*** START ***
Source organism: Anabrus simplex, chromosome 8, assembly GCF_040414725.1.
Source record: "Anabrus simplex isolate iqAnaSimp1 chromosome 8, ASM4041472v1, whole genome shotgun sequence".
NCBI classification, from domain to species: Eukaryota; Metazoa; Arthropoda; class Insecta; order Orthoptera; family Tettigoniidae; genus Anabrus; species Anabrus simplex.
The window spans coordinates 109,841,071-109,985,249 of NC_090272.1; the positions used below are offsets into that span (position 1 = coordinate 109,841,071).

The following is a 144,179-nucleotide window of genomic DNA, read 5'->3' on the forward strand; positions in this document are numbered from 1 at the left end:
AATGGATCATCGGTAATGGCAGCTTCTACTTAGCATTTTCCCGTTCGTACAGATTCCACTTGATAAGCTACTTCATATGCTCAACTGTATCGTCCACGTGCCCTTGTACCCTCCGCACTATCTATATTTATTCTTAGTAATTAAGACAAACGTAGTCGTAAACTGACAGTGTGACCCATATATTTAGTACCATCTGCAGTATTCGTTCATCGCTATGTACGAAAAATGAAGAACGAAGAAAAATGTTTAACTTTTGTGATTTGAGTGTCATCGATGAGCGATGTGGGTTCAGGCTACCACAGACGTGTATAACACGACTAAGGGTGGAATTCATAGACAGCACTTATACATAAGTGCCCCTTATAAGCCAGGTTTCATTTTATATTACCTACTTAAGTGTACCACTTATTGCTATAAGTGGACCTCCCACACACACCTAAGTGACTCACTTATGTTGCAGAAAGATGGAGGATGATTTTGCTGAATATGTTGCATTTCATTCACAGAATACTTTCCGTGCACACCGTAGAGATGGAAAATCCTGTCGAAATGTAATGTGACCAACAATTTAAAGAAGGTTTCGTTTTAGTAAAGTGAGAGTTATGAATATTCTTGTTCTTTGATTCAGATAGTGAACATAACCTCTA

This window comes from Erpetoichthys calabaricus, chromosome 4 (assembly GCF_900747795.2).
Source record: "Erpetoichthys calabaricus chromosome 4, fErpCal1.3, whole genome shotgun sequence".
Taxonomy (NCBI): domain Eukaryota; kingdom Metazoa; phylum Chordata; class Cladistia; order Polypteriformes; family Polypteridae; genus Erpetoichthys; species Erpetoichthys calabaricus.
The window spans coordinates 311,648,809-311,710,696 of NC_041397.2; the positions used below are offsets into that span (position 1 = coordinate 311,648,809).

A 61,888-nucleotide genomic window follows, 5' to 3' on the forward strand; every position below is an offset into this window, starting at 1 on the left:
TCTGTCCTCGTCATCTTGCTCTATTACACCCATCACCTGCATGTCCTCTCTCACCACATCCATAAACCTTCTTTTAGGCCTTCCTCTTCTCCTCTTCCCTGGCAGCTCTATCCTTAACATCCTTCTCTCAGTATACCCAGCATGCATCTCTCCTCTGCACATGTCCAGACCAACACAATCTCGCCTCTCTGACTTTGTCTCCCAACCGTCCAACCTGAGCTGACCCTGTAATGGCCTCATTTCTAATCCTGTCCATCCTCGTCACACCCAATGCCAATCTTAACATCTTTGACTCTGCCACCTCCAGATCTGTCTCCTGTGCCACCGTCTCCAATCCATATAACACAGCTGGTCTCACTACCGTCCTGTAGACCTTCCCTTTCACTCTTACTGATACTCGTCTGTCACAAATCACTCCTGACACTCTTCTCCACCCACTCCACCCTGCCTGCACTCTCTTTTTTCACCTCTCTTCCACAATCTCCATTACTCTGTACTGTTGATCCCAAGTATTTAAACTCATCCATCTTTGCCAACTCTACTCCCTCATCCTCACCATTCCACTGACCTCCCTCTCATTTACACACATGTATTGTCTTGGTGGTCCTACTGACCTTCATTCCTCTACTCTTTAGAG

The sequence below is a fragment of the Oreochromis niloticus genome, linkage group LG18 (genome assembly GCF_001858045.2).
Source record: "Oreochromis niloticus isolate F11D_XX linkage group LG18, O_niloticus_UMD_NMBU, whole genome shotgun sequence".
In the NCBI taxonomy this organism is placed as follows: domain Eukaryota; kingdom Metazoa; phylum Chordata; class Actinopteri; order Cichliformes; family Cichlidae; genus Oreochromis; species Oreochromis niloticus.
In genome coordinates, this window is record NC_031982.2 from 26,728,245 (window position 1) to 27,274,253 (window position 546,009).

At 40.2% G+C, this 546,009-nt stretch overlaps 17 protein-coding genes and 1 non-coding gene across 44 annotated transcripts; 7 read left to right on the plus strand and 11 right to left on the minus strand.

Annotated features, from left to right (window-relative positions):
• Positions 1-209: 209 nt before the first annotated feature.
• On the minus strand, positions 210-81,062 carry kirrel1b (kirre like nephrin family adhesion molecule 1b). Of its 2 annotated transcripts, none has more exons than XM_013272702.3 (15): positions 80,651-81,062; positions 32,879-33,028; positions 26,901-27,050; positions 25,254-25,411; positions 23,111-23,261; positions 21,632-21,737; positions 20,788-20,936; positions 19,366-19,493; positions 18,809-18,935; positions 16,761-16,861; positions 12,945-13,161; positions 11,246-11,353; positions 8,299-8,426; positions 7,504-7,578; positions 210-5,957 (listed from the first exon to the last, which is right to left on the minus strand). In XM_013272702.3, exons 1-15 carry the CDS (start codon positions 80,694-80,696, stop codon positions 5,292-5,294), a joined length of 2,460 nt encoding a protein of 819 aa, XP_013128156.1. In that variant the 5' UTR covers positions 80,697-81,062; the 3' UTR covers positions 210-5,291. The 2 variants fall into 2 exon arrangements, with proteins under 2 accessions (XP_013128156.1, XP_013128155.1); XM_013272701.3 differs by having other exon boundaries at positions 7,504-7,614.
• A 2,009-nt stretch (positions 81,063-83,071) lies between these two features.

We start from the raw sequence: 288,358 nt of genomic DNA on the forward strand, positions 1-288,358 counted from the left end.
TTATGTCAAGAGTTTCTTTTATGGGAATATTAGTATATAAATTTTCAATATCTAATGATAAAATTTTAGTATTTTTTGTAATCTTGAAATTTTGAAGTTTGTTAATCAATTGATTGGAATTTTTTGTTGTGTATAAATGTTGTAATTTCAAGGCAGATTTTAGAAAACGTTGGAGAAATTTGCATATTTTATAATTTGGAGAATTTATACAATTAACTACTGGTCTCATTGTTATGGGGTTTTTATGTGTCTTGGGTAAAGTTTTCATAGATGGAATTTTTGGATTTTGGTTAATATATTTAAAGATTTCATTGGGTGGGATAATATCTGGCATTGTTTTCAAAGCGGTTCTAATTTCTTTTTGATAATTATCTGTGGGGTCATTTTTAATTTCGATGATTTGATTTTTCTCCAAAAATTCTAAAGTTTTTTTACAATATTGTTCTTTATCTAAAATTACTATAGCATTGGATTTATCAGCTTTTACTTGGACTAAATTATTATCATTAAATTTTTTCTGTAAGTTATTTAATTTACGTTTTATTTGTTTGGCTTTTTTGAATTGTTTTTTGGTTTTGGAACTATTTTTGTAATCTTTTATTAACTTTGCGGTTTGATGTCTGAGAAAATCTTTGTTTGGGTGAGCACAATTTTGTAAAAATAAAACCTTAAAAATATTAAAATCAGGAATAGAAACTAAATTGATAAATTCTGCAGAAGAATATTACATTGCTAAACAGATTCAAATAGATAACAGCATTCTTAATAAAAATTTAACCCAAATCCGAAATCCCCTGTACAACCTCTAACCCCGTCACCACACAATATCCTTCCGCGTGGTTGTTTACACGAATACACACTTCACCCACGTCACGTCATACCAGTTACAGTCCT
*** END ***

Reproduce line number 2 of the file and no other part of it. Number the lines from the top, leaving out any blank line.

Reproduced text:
Source record: "Anabrus simplex isolate iqAnaSimp1 chromosome 8, ASM4041472v1, whole genome shotgun sequence".